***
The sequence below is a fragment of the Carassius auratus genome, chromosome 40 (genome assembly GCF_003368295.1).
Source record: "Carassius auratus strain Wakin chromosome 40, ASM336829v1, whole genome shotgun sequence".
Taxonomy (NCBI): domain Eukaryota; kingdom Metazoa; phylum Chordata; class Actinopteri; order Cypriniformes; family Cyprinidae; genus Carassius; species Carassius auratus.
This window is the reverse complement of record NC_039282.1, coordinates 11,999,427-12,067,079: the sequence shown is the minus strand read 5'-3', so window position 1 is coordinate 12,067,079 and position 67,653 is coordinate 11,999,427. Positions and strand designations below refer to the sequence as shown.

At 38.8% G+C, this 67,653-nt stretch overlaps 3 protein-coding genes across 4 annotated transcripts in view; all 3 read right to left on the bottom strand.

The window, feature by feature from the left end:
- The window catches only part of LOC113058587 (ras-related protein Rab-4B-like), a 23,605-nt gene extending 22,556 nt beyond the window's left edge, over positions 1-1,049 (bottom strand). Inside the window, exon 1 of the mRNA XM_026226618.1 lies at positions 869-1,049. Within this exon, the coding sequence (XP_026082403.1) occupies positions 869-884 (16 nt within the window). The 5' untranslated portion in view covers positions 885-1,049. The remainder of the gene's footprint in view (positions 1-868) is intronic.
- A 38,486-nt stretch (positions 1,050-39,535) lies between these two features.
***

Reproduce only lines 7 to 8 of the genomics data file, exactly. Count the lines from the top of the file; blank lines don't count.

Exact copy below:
- The window catches only part of LOC113058587 (ras-related protein Rab-4B-like), a 23,605-nt gene extending 22,556 nt beyond the window's left edge, over positions 1-1,049 (bottom strand). Inside the window, exon 1 of the mRNA XM_026226618.1 lies at positions 869-1,049. Within this exon, the coding sequence (XP_026082403.1) occupies positions 869-884 (16 nt within the window). The 5' untranslated portion in view covers positions 885-1,049. The remainder of the gene's footprint in view (positions 1-868) is intronic.
- A 38,486-nt stretch (positions 1,050-39,535) lies between these two features.